Data Privacy Day was earlier this week. I can’t think of a time when data privacy was more discussed among businesses and individuals than right now, and yet, this day to focus on privacy went largely unnoticed. At least, I had no idea it was coming until a couple of people alerted me. Now I know it falls every January 28.
Of course, data privacy isn’t something we should be thinking about only one day a year. Nor should data privacy be seen only in relation to NSA spying and Edward Snowden. It is something that should be practiced regularly and improved upon whenever possible in order to keep information from getting into the wrong hands (and I don’t mean the government).
As Guidance Software’s Anthony Di Bello pointed out in a blog post, data privacy and security needs to be used everywhere for it to be effective. The best practices used at work should extend to home. The trick is making sure employees understand why instituting best practices for privacy is so important. Di Bello provided an example from a chief information security officer (CISO) with whom he works, and I think this advice should be shared:
This CISO knows that a single, annual 30-minute webinar on security awareness training will not be enough to establish best-practices data handling for the employees of this global company and the many third parties who are part of their information ecosystem. To interest employees in improving corporate data security, his team focuses a variety of courses year-round on the individual employee’s personal data privacy and security. People are naturally more invested in topics that improve their personal lives, and have found that that employees trained to appreciate data security will apply those same security principles when working with corporate and customer data at work.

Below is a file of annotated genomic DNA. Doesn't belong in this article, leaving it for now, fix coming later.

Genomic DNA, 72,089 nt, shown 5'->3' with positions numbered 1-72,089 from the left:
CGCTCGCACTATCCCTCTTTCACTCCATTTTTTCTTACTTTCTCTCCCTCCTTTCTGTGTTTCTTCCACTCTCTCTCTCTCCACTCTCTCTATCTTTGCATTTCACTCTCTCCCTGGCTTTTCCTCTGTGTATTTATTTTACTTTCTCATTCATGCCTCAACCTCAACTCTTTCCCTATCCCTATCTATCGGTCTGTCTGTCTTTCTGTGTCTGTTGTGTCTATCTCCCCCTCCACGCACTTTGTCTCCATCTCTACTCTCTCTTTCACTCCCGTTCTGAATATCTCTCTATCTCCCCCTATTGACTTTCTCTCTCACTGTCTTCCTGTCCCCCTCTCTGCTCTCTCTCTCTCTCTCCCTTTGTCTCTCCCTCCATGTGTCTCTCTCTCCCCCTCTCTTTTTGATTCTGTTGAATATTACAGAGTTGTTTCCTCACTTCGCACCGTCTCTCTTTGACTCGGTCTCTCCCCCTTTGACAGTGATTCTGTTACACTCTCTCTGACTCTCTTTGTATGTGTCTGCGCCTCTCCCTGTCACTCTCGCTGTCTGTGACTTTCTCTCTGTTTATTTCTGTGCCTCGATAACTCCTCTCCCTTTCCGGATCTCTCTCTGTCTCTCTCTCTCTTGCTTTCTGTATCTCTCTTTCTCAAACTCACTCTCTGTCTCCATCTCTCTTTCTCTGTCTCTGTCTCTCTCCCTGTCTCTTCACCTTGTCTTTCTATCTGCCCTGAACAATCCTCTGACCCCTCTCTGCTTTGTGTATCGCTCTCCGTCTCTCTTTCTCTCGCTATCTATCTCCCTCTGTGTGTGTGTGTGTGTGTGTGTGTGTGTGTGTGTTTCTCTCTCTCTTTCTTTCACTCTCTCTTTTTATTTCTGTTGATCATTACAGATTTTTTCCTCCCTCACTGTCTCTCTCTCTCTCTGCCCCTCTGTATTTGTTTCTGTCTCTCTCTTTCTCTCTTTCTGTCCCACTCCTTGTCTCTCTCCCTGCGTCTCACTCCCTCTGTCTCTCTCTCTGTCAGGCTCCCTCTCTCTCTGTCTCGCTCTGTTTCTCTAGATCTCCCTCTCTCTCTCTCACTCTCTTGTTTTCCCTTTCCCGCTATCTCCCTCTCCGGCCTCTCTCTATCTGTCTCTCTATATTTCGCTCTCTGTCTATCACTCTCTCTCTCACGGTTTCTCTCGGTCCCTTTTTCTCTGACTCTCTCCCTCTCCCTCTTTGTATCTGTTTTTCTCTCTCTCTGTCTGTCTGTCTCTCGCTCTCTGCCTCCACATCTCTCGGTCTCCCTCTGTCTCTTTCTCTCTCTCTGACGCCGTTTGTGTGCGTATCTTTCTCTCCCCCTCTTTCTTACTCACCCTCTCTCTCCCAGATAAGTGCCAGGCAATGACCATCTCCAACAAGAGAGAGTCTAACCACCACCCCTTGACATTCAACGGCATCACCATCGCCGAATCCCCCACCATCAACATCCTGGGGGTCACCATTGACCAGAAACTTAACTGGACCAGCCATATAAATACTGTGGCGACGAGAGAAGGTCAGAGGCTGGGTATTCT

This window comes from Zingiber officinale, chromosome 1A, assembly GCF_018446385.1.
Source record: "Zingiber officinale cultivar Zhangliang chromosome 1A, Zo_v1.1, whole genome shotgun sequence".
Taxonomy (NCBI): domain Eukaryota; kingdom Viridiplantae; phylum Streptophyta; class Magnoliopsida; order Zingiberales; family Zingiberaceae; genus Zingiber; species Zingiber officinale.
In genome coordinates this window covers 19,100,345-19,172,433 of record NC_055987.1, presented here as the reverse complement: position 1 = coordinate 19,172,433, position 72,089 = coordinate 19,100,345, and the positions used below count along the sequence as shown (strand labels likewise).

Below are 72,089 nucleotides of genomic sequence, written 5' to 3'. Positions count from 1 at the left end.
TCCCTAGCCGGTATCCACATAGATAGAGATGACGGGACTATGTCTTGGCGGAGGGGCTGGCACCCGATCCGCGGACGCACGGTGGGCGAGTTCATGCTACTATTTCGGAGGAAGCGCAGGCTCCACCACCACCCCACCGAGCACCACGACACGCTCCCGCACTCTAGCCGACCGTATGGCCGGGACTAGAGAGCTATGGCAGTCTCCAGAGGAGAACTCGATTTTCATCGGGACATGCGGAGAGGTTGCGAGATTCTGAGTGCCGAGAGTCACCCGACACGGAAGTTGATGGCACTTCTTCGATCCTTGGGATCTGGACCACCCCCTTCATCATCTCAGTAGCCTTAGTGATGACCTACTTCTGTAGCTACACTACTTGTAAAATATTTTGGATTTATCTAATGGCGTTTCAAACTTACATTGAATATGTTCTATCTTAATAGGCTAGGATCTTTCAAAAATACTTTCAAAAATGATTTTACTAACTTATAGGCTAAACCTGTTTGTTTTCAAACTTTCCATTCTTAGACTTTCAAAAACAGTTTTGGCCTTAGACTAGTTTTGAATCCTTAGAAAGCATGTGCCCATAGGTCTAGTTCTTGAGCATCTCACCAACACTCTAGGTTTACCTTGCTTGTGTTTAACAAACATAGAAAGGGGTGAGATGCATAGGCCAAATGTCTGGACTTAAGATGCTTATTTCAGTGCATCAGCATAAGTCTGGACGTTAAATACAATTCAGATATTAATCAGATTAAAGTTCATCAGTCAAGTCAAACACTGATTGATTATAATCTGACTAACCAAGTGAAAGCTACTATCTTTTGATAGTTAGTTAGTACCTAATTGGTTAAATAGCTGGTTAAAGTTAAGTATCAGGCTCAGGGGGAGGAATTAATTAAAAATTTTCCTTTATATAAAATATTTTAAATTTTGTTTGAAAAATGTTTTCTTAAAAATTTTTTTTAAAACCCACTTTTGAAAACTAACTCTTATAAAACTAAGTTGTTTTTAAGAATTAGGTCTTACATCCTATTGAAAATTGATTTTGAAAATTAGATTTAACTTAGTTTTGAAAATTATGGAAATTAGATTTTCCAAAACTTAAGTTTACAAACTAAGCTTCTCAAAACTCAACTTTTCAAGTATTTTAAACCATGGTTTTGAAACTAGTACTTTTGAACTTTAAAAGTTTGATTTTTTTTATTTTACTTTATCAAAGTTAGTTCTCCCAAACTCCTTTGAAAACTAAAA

Computer users should be encouraged to think about privacy choices the next time they create a new online profile, or load an app on a phone, or sign up for a frequent shopper card at their favorite retail establishment, Chester Wisniewski, senior security advisor at Sophos, told me in an email, adding:
And with the big data movement hell bent on collecting as much information about us whenever possible, apparently innocuous or unimportant details can be pieced together in new and surprising ways.
Wisniewski provided three very easy ways to protect user privacy. These steps encourage employees to not only protect their own data, but company information as well: